Lone wolf or team player
In the Netherlands, Belgium, Italy and some other markets the Austin Allegro 1300 Special joined a range of Allegro models (Italian publicity shown above). In Italy especially, the bigger-engined Allegros made little sense so the Allegro 1300 Special was the poshest Allegro Italians could buy. In earlier years Innocenti had built its Regent version of the Allegro but it found few customers, in part because only 1300cc and 1500cc engines were offered. When the Austin Allegro was introduced to Italy in 1976 the 1300 was the biggest rather than smallest engine offered, pricing was more competitive and sales picked up.
However, in other countries, the 1300 Special became the only Allegro you could buy. This was the case in Germany by 1979, where the Allegro had become a very marginal car with most dealers only selling a couple annually.
There was more to come
British tourists on the continent might have noticed how Allegros on the road appeared better-equipped than most of their British brethren. But the difference became more marked from the autumn of 1978. That’s because Seneffe switched to a four-headlight nose on all Allegros assembled at the plant (including the base 1100). These were still Allegro 2 cars, and would be for the following year. British market Allegro 2 cars only ever came with two headlights.
This design change brought with it a new matt black grille, combined with central Leyland roundel (picture below and at top of article). This was effectively a facelift and, on the 1300 Special, it worked rather well. This would have generated a dollop of new interest in the Allegro, with these 1979 models expected to hold the fort until the more substantially revised Allegro 3 range was launched on the continent for 1980.
The “four-lamp” Allegro 2 1300 Special is quite a head-turner, many of them coming with eye-catching metallic paint. It’s a matter of opinion, but to the author’s eye the four headlights work much better above the slender chrome bumpers of Allegro 2 than the bulkier bumpers of Allegro 3.
Allegro 3: All change
With replacement still a distant prospect, Leyland revised the Allegro range again in the autumn of 1979. A new instrument panel, chunkier bumpers and new rear lights were among the highlights of the Allegro 3 models. In the UK, the four-headlamp arrangement appeared but only on the top HL trim level (later re-christened HLS). But for the continent, all Allegros were fitted with four headlights as had been the case since mid-1978.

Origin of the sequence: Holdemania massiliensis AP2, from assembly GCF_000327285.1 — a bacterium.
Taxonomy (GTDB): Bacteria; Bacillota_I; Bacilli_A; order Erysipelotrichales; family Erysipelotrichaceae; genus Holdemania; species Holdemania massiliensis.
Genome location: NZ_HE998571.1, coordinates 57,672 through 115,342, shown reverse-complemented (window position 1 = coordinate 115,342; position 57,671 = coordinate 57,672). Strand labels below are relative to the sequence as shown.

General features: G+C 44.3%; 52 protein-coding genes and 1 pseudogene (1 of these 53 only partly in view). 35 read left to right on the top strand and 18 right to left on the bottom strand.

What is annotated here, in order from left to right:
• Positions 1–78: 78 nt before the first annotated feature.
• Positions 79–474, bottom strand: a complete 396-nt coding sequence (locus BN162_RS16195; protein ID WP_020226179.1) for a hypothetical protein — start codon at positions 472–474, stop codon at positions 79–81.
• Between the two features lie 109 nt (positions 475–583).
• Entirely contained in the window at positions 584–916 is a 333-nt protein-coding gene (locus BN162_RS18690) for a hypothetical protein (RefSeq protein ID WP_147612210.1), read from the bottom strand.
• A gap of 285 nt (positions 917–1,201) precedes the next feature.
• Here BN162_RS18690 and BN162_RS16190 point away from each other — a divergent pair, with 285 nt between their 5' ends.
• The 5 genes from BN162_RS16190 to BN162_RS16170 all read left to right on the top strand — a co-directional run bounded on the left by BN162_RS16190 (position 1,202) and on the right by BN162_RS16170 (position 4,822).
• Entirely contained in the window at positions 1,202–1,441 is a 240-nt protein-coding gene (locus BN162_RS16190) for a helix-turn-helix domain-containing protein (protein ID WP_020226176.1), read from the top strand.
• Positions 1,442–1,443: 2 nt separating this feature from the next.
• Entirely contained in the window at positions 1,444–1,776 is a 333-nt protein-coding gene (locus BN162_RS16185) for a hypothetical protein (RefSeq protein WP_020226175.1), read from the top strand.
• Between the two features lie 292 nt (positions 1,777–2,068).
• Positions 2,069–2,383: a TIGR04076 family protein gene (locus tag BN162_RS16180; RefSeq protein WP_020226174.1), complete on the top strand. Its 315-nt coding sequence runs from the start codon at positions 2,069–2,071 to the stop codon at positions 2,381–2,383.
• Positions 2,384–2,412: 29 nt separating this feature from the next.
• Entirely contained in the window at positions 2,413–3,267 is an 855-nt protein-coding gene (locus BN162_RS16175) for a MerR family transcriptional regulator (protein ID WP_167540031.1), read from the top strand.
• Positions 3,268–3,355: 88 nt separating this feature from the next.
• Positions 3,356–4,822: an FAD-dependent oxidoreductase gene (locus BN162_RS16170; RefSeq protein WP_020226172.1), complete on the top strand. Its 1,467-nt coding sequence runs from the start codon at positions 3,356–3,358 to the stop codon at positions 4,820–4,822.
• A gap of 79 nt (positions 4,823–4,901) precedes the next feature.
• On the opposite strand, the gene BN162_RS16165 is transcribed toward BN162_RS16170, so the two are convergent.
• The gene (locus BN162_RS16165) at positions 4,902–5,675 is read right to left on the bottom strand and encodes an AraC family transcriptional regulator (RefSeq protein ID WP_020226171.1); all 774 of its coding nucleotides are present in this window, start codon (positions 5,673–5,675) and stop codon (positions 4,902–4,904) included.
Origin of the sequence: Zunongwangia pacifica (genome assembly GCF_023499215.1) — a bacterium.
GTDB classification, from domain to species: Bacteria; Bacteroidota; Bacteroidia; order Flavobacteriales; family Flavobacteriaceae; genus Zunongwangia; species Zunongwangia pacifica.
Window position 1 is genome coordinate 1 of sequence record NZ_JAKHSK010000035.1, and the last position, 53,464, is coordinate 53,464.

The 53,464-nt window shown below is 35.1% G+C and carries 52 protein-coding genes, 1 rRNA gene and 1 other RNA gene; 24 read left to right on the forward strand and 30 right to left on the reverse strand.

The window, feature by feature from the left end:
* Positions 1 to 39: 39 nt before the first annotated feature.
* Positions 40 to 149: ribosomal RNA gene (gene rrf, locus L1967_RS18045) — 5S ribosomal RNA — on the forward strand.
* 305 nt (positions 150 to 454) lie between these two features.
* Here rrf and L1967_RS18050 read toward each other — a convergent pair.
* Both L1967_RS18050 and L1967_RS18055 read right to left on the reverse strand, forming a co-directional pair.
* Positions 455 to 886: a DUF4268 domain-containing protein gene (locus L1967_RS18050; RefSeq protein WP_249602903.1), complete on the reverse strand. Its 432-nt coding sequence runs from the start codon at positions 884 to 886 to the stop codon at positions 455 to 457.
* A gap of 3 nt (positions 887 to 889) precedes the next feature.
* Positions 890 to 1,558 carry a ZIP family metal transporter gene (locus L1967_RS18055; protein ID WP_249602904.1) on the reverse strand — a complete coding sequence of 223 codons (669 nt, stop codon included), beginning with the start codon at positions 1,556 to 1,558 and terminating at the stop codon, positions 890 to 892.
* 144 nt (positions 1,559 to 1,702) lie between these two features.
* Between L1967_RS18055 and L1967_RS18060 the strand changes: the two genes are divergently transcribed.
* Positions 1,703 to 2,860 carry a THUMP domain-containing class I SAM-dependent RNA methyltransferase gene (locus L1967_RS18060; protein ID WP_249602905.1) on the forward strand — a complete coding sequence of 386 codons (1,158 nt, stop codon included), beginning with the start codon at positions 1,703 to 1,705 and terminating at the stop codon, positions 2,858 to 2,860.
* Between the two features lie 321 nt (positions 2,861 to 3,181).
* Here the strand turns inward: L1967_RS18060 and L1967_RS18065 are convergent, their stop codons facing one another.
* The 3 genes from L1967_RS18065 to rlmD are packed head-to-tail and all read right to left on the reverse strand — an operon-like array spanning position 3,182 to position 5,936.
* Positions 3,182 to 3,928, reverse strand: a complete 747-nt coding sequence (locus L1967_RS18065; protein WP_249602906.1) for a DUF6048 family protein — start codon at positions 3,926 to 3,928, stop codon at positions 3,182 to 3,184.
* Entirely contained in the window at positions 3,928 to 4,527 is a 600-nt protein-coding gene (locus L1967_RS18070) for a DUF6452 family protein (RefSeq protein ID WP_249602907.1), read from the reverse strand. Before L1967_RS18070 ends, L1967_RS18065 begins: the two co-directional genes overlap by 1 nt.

Another change was the British introduction of a model combining the top trim level with the 1275cc engine. The Allegro 3 1.3HL finally allowed British Allegro buyers to obtain a package comparable to the Allegro 1300 Special, while bringing an end to that example of continental exceptionalism. Seneffe continued to assemble Allegros but the 1.3HL model was substituted for the old 1300 Special.
The Brits and the continentals were no longer divided on this issue although Italy would receive an Allegro 3 1100HL, and later a 1000HL/1000HLS (as they called them). Neither of those were sold in the UK – where the 998cc A+ engine replaced the 1100 for 1981, but was only available in the base model Allegro.
A strange denial
Why were British buyers denied the 1300 Special? Good question. The answer is probably something to do with a desire to keep the E-Series engine family (also used in Maxi & Princess) in production in viable volumes. Very few continentals could be persuaded to buy an Allegro 1500 (and almost none the 1750 which was rarely even offered). But in the UK customers could be found for E-Series powered Allegros, and their numbers might have dwindled if the 1300 Special had been there to tempt them away.
Oddly enough, the Morris Marina was offered as a special edition in 1978 (the 1.3 LE Coupé) combining a trim level similar to the range-topping GT with the 1275cc A-Series – but, when attention turned to a special edition Allegro, the result was the Special LE, with the 1500cc E-Series engine rather than the A-Series.
Could having lots of those (ever so slightly sexy) 1300 Specials on our roads have shifted perceptions of the Allegro in the 1970s?
With thanks to Stefano Dusse and Vidar Eriksen.